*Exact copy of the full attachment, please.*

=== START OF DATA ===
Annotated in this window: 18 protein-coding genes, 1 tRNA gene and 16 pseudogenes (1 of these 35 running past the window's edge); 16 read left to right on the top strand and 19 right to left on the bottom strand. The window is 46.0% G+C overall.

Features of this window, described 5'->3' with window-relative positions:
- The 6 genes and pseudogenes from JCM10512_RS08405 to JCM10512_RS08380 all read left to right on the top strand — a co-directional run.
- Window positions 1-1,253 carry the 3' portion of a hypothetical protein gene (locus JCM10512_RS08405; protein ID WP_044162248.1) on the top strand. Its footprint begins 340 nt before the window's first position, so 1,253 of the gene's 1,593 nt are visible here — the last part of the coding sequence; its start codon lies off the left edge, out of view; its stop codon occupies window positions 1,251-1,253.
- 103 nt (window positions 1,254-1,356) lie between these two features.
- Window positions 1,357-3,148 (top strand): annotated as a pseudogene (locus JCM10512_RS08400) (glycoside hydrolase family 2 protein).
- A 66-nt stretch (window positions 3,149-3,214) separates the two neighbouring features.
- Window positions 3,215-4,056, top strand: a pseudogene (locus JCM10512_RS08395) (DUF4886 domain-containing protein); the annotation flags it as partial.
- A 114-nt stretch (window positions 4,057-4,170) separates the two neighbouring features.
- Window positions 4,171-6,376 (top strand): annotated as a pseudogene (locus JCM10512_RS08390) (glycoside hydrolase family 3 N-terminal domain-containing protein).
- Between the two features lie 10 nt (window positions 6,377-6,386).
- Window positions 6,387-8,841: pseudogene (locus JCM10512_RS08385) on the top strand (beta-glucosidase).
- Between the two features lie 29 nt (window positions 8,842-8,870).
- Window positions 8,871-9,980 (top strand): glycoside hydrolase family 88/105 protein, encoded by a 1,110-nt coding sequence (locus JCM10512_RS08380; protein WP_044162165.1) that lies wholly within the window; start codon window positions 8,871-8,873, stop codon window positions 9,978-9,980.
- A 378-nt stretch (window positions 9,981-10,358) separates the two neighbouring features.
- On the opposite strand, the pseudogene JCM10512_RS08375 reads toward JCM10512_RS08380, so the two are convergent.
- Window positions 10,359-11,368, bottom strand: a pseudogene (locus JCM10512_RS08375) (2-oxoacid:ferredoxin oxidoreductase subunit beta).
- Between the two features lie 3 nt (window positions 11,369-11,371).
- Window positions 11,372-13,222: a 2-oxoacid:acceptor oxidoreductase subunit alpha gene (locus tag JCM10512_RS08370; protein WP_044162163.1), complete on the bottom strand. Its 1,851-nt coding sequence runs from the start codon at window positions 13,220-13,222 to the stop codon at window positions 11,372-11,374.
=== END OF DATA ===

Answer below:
Annotated in this window: 18 protein-coding genes, 1 tRNA gene and 16 pseudogenes (1 of these 35 running past the window's edge); 16 read left to right on the top strand and 19 right to left on the bottom strand. The window is 46.0% G+C overall.

Features of this window, described 5'->3' with window-relative positions:
- The 6 genes and pseudogenes from JCM10512_RS08405 to JCM10512_RS08380 all read left to right on the top strand — a co-directional run.
- Window positions 1-1,253 carry the 3' portion of a hypothetical protein gene (locus JCM10512_RS08405; protein ID WP_044162248.1) on the top strand. Its footprint begins 340 nt before the window's first position, so 1,253 of the gene's 1,593 nt are visible here — the last part of the coding sequence; its start codon lies off the left edge, out of view; its stop codon occupies window positions 1,251-1,253.
- 103 nt (window positions 1,254-1,356) lie between these two features.
- Window positions 1,357-3,148 (top strand): annotated as a pseudogene (locus JCM10512_RS08400) (glycoside hydrolase family 2 protein).
- A 66-nt stretch (window positions 3,149-3,214) separates the two neighbouring features.
- Window positions 3,215-4,056, top strand: a pseudogene (locus JCM10512_RS08395) (DUF4886 domain-containing protein); the annotation flags it as partial.
- A 114-nt stretch (window positions 4,057-4,170) separates the two neighbouring features.
- Window positions 4,171-6,376 (top strand): annotated as a pseudogene (locus JCM10512_RS08390) (glycoside hydrolase family 3 N-terminal domain-containing protein).
- Between the two features lie 10 nt (window positions 6,377-6,386).
- Window positions 6,387-8,841: pseudogene (locus JCM10512_RS08385) on the top strand (beta-glucosidase).
- Between the two features lie 29 nt (window positions 8,842-8,870).
- Window positions 8,871-9,980 (top strand): glycoside hydrolase family 88/105 protein, encoded by a 1,110-nt coding sequence (locus JCM10512_RS08380; protein WP_044162165.1) that lies wholly within the window; start codon window positions 8,871-8,873, stop codon window positions 9,978-9,980.
- A 378-nt stretch (window positions 9,981-10,358) separates the two neighbouring features.
- On the opposite strand, the pseudogene JCM10512_RS08375 reads toward JCM10512_RS08380, so the two are convergent.
- Window positions 10,359-11,368, bottom strand: a pseudogene (locus JCM10512_RS08375) (2-oxoacid:ferredoxin oxidoreductase subunit beta).
- Between the two features lie 3 nt (window positions 11,369-11,371).
- Window positions 11,372-13,222: a 2-oxoacid:acceptor oxidoreductase subunit alpha gene (locus tag JCM10512_RS08370; protein WP_044162163.1), complete on the bottom strand. Its 1,851-nt coding sequence runs from the start codon at window positions 13,220-13,222 to the stop codon at window positions 11,372-11,374.